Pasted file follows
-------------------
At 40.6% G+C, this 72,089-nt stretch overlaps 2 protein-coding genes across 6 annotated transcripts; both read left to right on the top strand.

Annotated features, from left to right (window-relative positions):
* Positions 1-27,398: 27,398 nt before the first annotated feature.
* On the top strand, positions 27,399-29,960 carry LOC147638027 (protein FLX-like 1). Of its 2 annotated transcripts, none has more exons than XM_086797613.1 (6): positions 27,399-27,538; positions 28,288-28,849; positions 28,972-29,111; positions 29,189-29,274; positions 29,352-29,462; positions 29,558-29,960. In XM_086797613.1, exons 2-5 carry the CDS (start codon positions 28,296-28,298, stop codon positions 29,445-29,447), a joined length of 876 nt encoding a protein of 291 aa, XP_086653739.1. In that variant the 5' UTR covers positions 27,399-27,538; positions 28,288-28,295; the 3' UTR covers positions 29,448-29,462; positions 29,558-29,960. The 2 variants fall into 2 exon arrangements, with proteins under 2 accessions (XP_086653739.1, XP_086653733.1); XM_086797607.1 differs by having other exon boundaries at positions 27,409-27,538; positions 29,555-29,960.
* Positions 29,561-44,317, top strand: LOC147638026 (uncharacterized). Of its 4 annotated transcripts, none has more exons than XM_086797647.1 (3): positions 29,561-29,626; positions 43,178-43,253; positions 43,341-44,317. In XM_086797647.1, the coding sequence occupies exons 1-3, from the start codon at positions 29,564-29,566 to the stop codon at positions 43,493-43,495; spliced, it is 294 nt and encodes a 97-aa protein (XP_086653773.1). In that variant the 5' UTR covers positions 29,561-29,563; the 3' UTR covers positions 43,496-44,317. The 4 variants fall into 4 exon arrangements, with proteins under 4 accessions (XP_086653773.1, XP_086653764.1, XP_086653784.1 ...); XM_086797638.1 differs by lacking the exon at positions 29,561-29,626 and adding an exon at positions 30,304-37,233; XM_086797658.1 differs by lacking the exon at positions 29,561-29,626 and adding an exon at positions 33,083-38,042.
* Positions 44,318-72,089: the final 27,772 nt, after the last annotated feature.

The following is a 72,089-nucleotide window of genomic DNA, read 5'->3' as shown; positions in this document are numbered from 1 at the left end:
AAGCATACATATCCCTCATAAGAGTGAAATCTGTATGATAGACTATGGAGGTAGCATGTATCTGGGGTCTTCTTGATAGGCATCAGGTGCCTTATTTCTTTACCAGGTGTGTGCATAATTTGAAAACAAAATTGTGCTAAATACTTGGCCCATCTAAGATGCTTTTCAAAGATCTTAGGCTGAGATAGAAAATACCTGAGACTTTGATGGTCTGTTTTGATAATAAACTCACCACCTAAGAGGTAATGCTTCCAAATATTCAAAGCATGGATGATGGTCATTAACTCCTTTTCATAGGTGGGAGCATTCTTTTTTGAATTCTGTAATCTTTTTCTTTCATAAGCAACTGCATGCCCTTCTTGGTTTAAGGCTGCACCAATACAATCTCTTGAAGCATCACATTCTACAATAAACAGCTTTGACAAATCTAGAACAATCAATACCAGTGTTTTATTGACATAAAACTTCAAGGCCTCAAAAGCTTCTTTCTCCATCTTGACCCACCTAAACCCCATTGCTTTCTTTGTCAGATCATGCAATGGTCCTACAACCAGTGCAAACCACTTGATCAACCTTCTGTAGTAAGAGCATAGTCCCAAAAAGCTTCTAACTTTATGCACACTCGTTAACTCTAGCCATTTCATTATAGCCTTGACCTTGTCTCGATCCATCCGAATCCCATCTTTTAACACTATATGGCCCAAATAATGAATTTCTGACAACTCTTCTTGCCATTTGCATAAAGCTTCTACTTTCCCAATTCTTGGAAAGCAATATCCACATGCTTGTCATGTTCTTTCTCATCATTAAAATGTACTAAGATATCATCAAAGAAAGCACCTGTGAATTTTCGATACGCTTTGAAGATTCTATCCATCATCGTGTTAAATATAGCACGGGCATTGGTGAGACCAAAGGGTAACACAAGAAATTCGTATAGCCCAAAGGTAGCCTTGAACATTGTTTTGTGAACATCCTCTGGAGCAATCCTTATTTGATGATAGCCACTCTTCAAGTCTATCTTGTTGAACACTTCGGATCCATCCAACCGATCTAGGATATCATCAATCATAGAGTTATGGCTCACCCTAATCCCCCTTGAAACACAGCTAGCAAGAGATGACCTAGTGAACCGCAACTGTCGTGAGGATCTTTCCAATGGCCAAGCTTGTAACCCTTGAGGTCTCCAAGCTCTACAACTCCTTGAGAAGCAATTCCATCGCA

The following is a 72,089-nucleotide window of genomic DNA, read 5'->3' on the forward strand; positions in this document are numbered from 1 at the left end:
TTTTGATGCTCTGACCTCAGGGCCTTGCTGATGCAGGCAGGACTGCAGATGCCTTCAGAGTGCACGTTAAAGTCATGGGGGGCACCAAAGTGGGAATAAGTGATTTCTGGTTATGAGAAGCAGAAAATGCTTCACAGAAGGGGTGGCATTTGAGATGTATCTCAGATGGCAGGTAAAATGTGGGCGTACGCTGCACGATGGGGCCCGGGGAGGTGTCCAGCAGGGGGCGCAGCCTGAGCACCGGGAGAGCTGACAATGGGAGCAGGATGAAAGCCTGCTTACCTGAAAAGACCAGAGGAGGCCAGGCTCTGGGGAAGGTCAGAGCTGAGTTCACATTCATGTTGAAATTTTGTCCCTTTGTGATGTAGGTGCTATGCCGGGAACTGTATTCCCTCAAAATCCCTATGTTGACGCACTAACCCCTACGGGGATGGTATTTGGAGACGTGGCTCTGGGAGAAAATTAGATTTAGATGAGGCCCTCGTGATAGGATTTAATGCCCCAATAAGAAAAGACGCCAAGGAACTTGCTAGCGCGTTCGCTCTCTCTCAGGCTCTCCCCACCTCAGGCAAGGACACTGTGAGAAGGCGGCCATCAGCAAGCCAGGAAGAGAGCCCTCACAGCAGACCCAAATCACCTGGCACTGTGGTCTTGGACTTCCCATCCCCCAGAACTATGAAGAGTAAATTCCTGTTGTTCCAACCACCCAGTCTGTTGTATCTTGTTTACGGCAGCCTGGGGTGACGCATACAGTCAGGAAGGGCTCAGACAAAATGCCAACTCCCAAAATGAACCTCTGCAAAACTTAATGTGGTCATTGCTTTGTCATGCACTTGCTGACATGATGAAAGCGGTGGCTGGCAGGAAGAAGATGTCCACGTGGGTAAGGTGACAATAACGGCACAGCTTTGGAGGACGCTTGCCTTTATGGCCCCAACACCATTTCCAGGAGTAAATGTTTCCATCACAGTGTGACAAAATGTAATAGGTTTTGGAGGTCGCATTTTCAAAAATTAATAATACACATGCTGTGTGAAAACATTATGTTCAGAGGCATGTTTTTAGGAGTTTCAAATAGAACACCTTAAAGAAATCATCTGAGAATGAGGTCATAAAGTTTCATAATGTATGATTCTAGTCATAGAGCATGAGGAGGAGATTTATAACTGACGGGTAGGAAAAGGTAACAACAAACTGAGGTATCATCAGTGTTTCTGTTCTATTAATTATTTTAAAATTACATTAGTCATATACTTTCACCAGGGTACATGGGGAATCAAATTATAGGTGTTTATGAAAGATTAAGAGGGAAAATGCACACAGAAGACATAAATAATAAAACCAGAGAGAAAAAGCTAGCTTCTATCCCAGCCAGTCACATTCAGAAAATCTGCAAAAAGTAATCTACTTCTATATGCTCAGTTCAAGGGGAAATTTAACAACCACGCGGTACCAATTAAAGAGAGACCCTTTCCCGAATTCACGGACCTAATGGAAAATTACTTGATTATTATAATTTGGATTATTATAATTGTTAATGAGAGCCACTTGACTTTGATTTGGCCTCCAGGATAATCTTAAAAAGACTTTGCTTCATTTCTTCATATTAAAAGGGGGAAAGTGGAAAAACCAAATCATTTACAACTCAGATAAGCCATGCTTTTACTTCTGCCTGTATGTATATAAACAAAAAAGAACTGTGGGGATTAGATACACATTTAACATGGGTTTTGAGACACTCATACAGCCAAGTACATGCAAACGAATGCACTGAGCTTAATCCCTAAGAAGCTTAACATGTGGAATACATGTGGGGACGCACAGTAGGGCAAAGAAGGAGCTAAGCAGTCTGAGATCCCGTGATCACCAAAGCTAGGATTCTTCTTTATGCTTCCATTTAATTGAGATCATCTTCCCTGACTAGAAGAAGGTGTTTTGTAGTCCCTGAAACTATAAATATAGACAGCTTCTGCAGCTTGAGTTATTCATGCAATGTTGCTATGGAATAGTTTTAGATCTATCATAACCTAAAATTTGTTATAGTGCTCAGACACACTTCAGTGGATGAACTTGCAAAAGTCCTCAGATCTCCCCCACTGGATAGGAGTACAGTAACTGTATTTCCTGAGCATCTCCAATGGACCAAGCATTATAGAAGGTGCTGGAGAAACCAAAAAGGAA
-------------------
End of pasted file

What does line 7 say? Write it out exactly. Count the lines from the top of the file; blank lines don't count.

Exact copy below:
The following is a 72,089-nucleotide window of genomic DNA, read 5'->3' as shown; positions in this document are numbered from 1 at the left end: